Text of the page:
• D.C. Circuit Reverses FTC Ruling in Patent Hold-Up Case
  • May 15, 2008
  • Law Firm: Pepper Hamilton LLP - Office
  • In a much-anticipated decision, the U.S. Court of Appeals for the District of Columbia Circuit reversed a decision by the Federal Trade Commission, which had found that Rambus, Inc., unlawfully monopolized the markets for four microchip technologies by failing to disclose certain intellectual property rights to a standard-setting organization (SSO) considering the technologies. In finding that Rambus’ failure to disclose did not by itself constitute an antitrust violation, the court reaffirmed that “[d]eceptive conduct – like any other kind – must have an anticompetitive effect in order to form the basis of a monopolization claim.” Rambus Inc. v. FTC, No. 07-1086 (D.C. Cir. Apr. 22, 2008), available at http://pacer.cadc.uscourts.gov/docs/common/opinions/200804/07-1086-1112217.pdf.

    Case Summary

    Rambus develops computer memory technologies, patents them and then licenses them to manufacturers in exchange for royalty payments. From 1992 through 1996, Rambus belonged to what is now known as the JEDEC (Joint Electron Device Engineering Council) Solid State Technology Association, a trade organization that sets industry standards for microprocessing. JEDEC required its members to disclose any patents or patent applications relevant to technologies under consideration for standardization and to license standardized technologies on reasonable and nondiscriminatory (RAND) terms.

    While a JEDEC member participating in a committee tasked with developing standards for advanced dynamic random access memory (DRAM), Rambus failed to disclose that it was working on patents for four DRAM technologies. JEDEC chose to incorporate those technologies into its standards. When the industry began to adopt Rambus’ DRAM technology, Rambus informed major DRAM manufacturers that it held patents over the technologies and demanded license and royalty payments in exchange for the technologies’ continued use, a practice known as “patent hold-up.”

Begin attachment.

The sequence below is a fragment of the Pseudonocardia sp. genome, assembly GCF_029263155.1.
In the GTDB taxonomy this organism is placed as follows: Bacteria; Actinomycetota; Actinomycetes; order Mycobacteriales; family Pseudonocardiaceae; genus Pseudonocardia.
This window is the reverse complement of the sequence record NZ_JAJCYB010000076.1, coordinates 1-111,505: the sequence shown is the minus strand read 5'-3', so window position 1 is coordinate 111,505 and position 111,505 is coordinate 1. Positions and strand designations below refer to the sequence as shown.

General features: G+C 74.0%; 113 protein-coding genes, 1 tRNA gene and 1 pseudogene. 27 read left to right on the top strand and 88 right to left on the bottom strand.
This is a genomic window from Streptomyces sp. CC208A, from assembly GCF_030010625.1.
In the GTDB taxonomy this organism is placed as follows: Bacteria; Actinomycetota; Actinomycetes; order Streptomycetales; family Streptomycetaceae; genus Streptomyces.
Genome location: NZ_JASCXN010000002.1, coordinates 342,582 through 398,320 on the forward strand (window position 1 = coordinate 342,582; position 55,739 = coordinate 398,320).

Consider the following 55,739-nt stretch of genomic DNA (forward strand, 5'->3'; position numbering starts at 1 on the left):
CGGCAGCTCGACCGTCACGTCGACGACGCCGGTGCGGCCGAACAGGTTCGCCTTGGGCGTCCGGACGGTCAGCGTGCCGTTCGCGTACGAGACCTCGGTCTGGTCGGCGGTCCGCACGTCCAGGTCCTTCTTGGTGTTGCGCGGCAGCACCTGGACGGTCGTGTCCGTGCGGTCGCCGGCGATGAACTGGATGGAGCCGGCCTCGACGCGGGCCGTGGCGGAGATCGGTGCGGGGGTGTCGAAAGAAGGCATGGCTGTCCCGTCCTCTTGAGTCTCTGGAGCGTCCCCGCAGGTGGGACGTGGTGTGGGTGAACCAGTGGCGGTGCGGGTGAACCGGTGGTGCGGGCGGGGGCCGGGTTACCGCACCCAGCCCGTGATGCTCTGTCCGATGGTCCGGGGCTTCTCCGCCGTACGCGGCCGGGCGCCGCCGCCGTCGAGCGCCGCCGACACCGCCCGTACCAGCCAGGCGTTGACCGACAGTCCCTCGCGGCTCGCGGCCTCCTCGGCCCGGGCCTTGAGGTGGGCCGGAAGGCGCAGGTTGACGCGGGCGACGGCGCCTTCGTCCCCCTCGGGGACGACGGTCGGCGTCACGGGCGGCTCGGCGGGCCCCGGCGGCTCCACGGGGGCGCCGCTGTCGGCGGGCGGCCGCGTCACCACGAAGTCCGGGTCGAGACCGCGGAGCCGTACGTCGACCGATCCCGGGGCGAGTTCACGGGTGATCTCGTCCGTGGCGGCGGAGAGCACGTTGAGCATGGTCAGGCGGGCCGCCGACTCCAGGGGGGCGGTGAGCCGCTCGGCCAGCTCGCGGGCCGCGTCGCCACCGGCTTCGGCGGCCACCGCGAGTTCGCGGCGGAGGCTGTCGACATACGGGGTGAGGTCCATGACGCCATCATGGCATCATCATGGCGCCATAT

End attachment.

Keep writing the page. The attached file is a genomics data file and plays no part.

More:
On August 2, 2006, the FTC held Rambus’ hold-up illegal and anticompetitive. Finding that Rambus intentionally misled JEDEC members about intellectual property “highly material” to the standard-setting process, the Commission concluded that if Rambus had disclosed its intellectual property, JEDEC would have either excluded Rambus’ technologies from the standard or demanded RAND assurances. Although the Commission did not conclude which scenario was more likely, it nevertheless decided that Rambus’ “deception” of JEDEC significantly contributed to Rambus’ acquisition of monopoly power in the relevant markets for the four technologies at issue.

    The Decision on Appeal

    After unsuccessfully moving for reconsideration of the Commission’s ruling, Rambus petitioned the D.C. Circuit. On appeal, Rambus argued that even if its failure to disclose certain intellectual property resulted in JEDEC not demanding a RAND commitment from Rambus, that result does not implicate the antitrust laws. Rambus further argued that because the Commission expressly left open the question of whether JEDEC would have excluded Rambus’ technologies from the standard had Rambus fully disclosed, JEDEC’s not securing a RAND commitment may have been the only consequence of Rambus’ deception and, thus, the government failed to prove anticompetitive effect. The D.C. Circuit agreed.